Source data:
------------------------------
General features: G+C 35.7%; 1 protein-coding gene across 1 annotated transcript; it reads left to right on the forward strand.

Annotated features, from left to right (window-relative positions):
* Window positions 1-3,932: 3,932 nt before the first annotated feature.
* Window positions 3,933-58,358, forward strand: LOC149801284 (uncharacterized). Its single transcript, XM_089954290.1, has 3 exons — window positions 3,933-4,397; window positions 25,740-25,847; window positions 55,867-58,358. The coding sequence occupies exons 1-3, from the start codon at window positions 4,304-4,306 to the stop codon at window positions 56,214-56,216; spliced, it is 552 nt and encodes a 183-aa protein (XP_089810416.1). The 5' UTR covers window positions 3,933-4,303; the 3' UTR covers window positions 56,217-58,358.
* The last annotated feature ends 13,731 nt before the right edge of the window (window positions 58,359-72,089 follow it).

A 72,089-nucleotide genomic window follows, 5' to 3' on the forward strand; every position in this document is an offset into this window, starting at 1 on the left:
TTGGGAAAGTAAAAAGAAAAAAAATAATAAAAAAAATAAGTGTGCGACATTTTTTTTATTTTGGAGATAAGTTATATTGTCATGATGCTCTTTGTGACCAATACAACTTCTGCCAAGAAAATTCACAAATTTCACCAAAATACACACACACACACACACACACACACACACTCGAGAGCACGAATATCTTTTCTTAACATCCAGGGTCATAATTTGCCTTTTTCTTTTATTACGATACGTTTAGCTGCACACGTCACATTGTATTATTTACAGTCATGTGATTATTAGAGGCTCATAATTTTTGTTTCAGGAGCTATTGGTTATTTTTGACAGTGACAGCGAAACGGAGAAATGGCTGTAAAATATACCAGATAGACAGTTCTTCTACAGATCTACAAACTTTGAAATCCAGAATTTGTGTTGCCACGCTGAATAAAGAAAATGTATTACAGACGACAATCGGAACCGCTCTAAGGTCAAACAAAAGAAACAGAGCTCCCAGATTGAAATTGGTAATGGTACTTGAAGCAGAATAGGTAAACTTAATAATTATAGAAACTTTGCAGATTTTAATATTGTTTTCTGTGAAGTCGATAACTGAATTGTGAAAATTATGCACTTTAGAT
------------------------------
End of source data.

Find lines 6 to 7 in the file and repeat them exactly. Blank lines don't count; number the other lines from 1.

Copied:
A 72,089-nucleotide genomic window follows, 5' to 3' on the forward strand; every position in this document is an offset into this window, starting at 1 on the left:
TTGGGAAAGTAAAAAGAAAAAAAATAATAAAAAAAATAAGTGTGCGACATTTTTTTTATTTTGGAGATAAGTTATATTGTCATGATGCTCTTTGTGACCAATACAACTTCTGCCAAGAAAATTCACAAATTTCACCAAAATACACACACACACACACACACACACACACACTCGAGAGCACGAATATCTTTTCTTAACATCCAGGGTCATAATTTGCCTTTTTCTTTTATTACGATACGTTTAGCTGCACACGTCACATTGTATTATTTACAGTCATGTGATTATTAGAGGCTCATAATTTTTGTTTCAGGAGCTATTGGTTATTTTTGACAGTGACAGCGAAACGGAGAAATGGCTGTAAAATATACCAGATAGACAGTTCTTCTACAGATCTACAAACTTTGAAATCCAGAATTTGTGTTGCCACGCTGAATAAAGAAAATGTATTACAGACGACAATCGGAACCGCTCTAAGGTCAAACAAAAGAAACAGAGCTCCCAGATTGAAATTGGTAATGGTACTTGAAGCAGAATAGGTAAACTTAATAATTATAGAAACTTTGCAGATTTTAATATTGTTTTCTGTGAAGTCGATAACTGAATTGTGAAAATTATGCACTTTAGAT